One of the most restricted City of Verona budget situations in years contains some good news for taxpayers, at least – a tax cut.
Hamstrung by a requirement to add nearly full-time positions’ worth of staff in the library and previous decisions to add positions midyear, the 2020 budget proposal contains two staff cuts, the city’s first reductions going back perhaps as far the 1980s.
That proposal, approved for publication by the Finance committee, goes to a public hearing Nov. 18 would cut taxes for most Verona property owners by 2.2 percent.
That cut offsets last year’s erroneous tax increase, which came when the city assessor mistakenly doubled up more than $5 million in a tax-increment financing district and then compounded the mistake by shifting the decimal place one to the right. The city is still pursuing legislative remedies to refund that money.
In the meantime, on a home with an assessed value of $272,000, this year’s taxes would drop $35, which follows last year’s $40 increase. City taxes are about 30 percent of the total tax bill.
The biggest reason for the squeeze is the city’s paltry 1.6% growth, using a figure called net new construction, or what’s built minus what’s destroyed. That’s the number that creates basis for each year’s budget.
Even during the height of the Great Recession, Verona’s growth was among the highest in the county, but that wasn’t the case in 2018, an oddity of a year when several expected large projects got postponed.
The budget stress is also a result of a drive, led by Mayor Luke Diaz on advice from the city’s financial advisers, to reduce debt.
And the city is a victim of its own economic development success. With its total value having quintupled since Epic began building here 15 years ago, what once would have been considered a handsome addition of $45 million in tax base simply isn’t enough to keep up.
In addition, prior obligations are taxing next year’s budget, with two mid-year hirings – an additional ambulance crew and a police officer – and the continuation of an agreement with the county to increase its spending on the library by more than $100,000 this year. The 2020 election cycle – with four local elections – adds to the non discretionary costs, as well.
Fortunately, most of that is offset by an increase in debt service of only $160,000, far less than the $450,000 in the 2019 budget and $630,000 in 2018.
The Finance committee had a variety of options available over the past month, none of them popular with alders, for keeping spending down.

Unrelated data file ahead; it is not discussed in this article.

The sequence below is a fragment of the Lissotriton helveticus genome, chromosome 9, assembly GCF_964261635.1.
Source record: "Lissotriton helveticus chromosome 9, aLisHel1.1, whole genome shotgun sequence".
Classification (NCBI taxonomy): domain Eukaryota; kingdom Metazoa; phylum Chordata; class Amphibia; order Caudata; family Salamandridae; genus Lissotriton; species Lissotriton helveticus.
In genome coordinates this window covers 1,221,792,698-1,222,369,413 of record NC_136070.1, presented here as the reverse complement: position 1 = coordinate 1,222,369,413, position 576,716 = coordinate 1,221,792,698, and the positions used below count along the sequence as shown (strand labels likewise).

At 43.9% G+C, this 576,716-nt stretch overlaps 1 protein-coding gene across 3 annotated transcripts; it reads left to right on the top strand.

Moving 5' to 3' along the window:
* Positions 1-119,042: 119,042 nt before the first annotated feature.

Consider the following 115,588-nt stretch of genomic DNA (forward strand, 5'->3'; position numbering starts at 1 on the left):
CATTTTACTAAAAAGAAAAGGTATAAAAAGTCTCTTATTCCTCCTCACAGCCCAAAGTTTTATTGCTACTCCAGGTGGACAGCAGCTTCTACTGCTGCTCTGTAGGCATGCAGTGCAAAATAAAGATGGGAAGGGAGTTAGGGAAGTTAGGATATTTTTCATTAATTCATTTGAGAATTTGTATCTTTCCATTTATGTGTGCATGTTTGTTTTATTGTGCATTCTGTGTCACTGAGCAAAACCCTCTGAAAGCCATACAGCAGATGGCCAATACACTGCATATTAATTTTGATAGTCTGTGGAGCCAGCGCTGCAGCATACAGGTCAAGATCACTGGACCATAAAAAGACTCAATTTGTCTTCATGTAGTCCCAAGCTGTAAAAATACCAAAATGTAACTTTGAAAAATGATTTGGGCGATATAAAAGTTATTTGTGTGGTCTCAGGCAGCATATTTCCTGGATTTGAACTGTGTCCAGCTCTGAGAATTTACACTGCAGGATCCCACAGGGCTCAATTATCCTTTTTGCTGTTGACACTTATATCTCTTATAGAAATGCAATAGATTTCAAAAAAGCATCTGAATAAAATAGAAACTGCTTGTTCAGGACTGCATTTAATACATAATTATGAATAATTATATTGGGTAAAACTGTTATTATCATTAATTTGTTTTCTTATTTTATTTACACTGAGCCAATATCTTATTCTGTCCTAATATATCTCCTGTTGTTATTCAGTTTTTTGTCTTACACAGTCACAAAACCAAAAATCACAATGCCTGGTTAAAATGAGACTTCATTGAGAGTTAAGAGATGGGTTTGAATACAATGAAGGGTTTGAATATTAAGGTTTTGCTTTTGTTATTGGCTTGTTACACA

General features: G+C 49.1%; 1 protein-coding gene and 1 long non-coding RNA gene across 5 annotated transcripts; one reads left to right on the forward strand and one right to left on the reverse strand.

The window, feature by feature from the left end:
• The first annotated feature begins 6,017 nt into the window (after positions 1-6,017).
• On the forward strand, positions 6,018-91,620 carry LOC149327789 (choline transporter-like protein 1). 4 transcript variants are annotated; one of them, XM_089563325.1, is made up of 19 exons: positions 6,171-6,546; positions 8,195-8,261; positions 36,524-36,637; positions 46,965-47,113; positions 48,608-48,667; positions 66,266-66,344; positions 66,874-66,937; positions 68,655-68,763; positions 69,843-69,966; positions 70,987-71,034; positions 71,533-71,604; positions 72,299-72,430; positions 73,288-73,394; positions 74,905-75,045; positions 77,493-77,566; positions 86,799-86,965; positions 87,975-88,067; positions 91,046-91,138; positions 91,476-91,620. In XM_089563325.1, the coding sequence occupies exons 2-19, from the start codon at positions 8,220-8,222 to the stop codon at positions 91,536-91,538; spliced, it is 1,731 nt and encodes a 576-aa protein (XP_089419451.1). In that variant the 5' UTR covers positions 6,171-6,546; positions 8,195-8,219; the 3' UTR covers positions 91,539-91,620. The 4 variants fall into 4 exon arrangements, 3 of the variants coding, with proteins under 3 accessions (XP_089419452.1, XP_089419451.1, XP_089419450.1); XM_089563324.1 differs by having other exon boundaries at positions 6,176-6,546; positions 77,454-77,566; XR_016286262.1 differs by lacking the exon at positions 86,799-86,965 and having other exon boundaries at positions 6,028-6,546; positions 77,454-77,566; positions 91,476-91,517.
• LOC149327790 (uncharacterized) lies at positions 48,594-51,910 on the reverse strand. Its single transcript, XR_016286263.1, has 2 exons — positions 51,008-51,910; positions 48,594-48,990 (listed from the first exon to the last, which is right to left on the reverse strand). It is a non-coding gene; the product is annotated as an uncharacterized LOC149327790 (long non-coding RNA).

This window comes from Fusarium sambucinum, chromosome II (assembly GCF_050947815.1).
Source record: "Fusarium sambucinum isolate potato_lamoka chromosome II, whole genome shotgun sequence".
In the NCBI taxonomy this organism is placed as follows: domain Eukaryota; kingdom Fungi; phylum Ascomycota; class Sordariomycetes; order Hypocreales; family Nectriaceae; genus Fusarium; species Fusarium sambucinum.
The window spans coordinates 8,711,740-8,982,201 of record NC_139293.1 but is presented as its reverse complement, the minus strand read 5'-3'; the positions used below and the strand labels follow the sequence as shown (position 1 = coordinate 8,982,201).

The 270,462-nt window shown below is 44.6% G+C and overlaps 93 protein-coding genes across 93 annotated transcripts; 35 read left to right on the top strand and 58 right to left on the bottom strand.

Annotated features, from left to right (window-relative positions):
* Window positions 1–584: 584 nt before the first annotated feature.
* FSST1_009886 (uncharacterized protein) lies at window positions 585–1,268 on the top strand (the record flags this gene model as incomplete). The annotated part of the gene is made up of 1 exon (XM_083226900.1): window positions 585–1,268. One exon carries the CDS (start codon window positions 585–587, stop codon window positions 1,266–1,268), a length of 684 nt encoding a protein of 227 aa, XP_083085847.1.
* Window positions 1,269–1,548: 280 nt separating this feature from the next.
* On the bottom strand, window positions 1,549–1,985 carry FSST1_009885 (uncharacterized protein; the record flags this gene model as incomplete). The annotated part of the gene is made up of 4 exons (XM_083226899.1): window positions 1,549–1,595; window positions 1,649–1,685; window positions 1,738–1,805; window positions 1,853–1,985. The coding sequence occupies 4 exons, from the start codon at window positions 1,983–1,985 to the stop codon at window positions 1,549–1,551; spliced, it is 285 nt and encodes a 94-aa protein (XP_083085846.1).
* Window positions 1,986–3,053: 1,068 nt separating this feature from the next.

With a gap of more than $1 million between department requests and the state-mandated maximum tax levy of $13.9 million, the committee had to cut deeper than usual and decided to recommend eliminating the position of economic development manager Dayna Sarver, a 15-year Verona resident who was hired just over a year ago.
That move, which city administrator Adam Sayre initially recommended and the Personnel committee unanimously approved for inclusion in the budget, would save $109,000.
In addition, the budget eliminates a vacant deputy chief position, which Sayre said made sense because with the retirement of fire chief Joe Giver after 10 years, the new chief might want a different staff structure. It also doesn’t fund Giver’s request for an additional part-time driver/operator.
It does, however, fund one full-time reference librarian and several new and expanded part-time positions for the Verona Public Library, totaling $132,000.
Throughout all the squeezing, another increase in library staffing is a result of circulation jumps over the past few years that increased the minimum the city must fund make to avoid the county library tax. Those additions will, among other things, allow the library to stay open on Sundays throughout the year, rather than just the school year.
The budget coming out of the committee includes a 25% cost-of-living wage adjustment and a $125,000 program to ensure school crossings are fully staffed.
Other proposals include police department body cameras at $95,000, a replacement command car for the fire department at $65,000, setting up a revolving fund to prevent Fitch-Rona EMS costs from having peaks and valleys, at $100,000 and three alder initiatives: a fire department consolidation study for $40,000, sustainability initiatives for $30,000 and diversity assessment and training for $30,000.
The final decision rests with the full Common Council, though it’s rare for that body to change the final tax rate or levy, and historically, other amendments to the budget at that point have been small swaps, $10,000 here or $20,000 there.
Alders are set to discuss the budget Nov. 11 in a Committee of the Whole meeting and offer any proposed budget amendments later that week. Once the budget is approved, city staff will begin compiling numbers to include on final tax bills that include other jurisdictions – the school district, county and technical college district – that the county mails in mid-December.